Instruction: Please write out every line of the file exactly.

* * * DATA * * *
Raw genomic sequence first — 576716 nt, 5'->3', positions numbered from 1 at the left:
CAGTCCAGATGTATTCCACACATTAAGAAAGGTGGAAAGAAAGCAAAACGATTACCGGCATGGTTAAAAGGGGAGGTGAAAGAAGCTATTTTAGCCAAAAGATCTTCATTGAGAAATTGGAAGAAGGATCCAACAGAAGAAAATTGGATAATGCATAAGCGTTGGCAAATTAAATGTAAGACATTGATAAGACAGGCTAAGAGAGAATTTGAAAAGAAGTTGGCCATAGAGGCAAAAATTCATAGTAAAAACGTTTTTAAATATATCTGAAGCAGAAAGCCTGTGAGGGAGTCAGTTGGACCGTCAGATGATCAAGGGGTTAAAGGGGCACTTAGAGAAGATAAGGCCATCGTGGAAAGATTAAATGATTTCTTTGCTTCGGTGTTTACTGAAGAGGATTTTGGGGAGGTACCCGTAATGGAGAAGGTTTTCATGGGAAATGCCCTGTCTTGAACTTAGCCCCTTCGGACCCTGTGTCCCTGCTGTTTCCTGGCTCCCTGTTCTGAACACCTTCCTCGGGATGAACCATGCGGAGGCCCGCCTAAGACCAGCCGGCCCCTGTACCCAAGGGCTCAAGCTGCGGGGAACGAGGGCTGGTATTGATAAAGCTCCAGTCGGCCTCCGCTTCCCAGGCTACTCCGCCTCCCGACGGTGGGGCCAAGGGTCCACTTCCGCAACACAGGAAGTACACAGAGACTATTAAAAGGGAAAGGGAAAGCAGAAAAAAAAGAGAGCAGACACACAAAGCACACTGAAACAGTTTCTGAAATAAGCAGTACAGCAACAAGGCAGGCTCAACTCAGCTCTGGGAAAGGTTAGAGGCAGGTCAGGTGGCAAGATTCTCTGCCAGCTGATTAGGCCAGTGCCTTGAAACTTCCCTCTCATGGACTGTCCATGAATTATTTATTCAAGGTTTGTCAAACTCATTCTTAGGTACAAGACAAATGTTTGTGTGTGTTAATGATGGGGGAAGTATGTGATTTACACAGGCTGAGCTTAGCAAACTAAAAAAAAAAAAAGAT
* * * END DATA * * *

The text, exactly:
Raw genomic sequence first — 576716 nt, 5'->3', positions numbered from 1 at the left:
CAGTCCAGATGTATTCCACACATTAAGAAAGGTGGAAAGAAAGCAAAACGATTACCGGCATGGTTAAAAGGGGAGGTGAAAGAAGCTATTTTAGCCAAAAGATCTTCATTGAGAAATTGGAAGAAGGATCCAACAGAAGAAAATTGGATAATGCATAAGCGTTGGCAAATTAAATGTAAGACATTGATAAGACAGGCTAAGAGAGAATTTGAAAAGAAGTTGGCCATAGAGGCAAAAATTCATAGTAAAAACGTTTTTAAATATATCTGAAGCAGAAAGCCTGTGAGGGAGTCAGTTGGACCGTCAGATGATCAAGGGGTTAAAGGGGCACTTAGAGAAGATAAGGCCATCGTGGAAAGATTAAATGATTTCTTTGCTTCGGTGTTTACTGAAGAGGATTTTGGGGAGGTACCCGTAATGGAGAAGGTTTTCATGGGAAATGCCCTGTCTTGAACTTAGCCCCTTCGGACCCTGTGTCCCTGCTGTTTCCTGGCTCCCTGTTCTGAACACCTTCCTCGGGATGAACCATGCGGAGGCCCGCCTAAGACCAGCCGGCCCCTGTACCCAAGGGCTCAAGCTGCGGGGAACGAGGGCTGGTATTGATAAAGCTCCAGTCGGCCTCCGCTTCCCAGGCTACTCCGCCTCCCGACGGTGGGGCCAAGGGTCCACTTCCGCAACACAGGAAGTACACAGAGACTATTAAAAGGGAAAGGGAAAGCAGAAAAAAAAGAGAGCAGACACACAAAGCACACTGAAACAGTTTCTGAAATAAGCAGTACAGCAACAAGGCAGGCTCAACTCAGCTCTGGGAAAGGTTAGAGGCAGGTCAGGTGGCAAGATTCTCTGCCAGCTGATTAGGCCAGTGCCTTGAAACTTCCCTCTCATGGACTGTCCATGAATTATTTATTCAAGGTTTGTCAAACTCATTCTTAGGTACAAGACAAATGTTTGTGTGTGTTAATGATGGGGGAAGTATGTGATTTACACAGGCTGAGCTTAGCAAACTAAAAAAAAAAAAAGAT